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Ulnar Neuropathy at the Elbow: Comparison of Simple Decompression and Anterior Transposition.

Chan, Richard C. M.D.; Paine, Kenneth W. E. M.B., B.S.(Lond.); Varughese, George M.B., B.S.
Neurosurgery: December 1980
Clinical and scientific communications: PDF Only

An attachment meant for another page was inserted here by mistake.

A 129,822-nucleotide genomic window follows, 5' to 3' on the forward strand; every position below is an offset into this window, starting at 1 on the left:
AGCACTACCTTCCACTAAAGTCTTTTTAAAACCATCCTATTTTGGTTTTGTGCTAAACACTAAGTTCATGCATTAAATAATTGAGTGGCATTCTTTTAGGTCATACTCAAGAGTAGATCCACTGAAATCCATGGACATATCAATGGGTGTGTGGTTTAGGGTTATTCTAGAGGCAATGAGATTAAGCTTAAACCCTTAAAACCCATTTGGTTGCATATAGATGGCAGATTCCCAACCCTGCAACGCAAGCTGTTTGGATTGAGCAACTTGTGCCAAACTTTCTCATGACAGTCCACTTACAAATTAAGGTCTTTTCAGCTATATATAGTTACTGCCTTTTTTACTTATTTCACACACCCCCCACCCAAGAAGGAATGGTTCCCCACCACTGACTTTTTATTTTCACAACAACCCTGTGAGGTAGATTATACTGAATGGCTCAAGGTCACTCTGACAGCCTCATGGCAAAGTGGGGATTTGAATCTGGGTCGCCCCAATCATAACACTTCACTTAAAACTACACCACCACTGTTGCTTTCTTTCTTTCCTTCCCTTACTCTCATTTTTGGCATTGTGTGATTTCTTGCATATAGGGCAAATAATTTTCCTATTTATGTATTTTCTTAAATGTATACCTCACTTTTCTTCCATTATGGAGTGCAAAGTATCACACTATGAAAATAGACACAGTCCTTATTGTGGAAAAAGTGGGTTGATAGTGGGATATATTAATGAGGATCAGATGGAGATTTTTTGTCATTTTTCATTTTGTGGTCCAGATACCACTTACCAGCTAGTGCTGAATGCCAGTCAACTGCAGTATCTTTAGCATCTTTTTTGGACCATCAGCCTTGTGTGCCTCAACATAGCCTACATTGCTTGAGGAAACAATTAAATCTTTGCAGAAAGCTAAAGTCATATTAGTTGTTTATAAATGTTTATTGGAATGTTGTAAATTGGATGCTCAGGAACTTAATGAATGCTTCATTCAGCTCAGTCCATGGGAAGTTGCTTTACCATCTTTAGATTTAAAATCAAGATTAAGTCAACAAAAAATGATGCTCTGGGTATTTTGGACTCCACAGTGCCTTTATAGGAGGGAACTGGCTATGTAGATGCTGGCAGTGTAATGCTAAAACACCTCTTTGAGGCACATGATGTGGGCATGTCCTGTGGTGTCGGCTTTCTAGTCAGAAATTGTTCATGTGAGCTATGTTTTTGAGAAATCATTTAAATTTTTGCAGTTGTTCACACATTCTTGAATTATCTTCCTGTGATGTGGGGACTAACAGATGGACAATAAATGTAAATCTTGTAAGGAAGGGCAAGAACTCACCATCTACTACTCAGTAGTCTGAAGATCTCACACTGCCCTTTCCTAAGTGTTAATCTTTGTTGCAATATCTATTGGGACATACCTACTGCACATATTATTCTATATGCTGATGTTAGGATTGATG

: The authors report 235 cases of ulnar neuropathy at the elbow. The treatment was simple decompression in 115 cases and anterior transposition in 120 cases. Men were affected 3 times as often as women. The average age of presentation was 54.5 years. The nondominant arm was involved more frequently. The etiology of ulnar neuropathy was diverse, but one-third of the cases fell into the idiopathic category. Numbness and paresthesia were the most common complaints. Examination revealed hypalgesia of the little finger and the medial half of the ring finger, with weakness and wasting of the intrinsic muscles of the hand. Electromyography and nerve conduction studies are important for early diagnosis. Young men with a symptom duration of 1 year or less have a better chance of improvement after the operation. Both simple decompression and anterior transposition result in improvement in 82% of the cases; however, a higher percentage of full recovery was seen in the cases treated by simple decompression. This is explained by the facts that the nerve is not handled and its vital blood supply is left intact. (Neurosurgery, 7: 545-550, 1980)

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